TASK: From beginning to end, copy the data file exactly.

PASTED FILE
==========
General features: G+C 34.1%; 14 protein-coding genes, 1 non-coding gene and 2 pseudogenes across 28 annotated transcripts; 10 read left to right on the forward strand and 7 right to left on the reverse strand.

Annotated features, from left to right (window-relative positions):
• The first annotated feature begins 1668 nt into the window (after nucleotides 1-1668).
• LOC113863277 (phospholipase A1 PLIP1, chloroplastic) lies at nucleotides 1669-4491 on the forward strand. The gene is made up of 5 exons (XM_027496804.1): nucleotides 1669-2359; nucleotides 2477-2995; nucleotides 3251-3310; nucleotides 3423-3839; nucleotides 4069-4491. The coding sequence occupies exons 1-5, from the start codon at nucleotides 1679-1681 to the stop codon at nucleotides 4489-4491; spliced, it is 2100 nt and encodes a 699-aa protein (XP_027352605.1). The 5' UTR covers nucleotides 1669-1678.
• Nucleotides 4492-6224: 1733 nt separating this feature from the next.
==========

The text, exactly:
General features: G+C 34.1%; 14 protein-coding genes, 1 non-coding gene and 2 pseudogenes across 28 annotated transcripts; 10 read left to right on the forward strand and 7 right to left on the reverse strand.

Annotated features, from left to right (window-relative positions):
• The first annotated feature begins 1668 nt into the window (after nucleotides 1-1668).
• LOC113863277 (phospholipase A1 PLIP1, chloroplastic) lies at nucleotides 1669-4491 on the forward strand. The gene is made up of 5 exons (XM_027496804.1): nucleotides 1669-2359; nucleotides 2477-2995; nucleotides 3251-3310; nucleotides 3423-3839; nucleotides 4069-4491. The coding sequence occupies exons 1-5, from the start codon at nucleotides 1679-1681 to the stop codon at nucleotides 4489-4491; spliced, it is 2100 nt and encodes a 699-aa protein (XP_027352605.1). The 5' UTR covers nucleotides 1669-1678.
• Nucleotides 4492-6224: 1733 nt separating this feature from the next.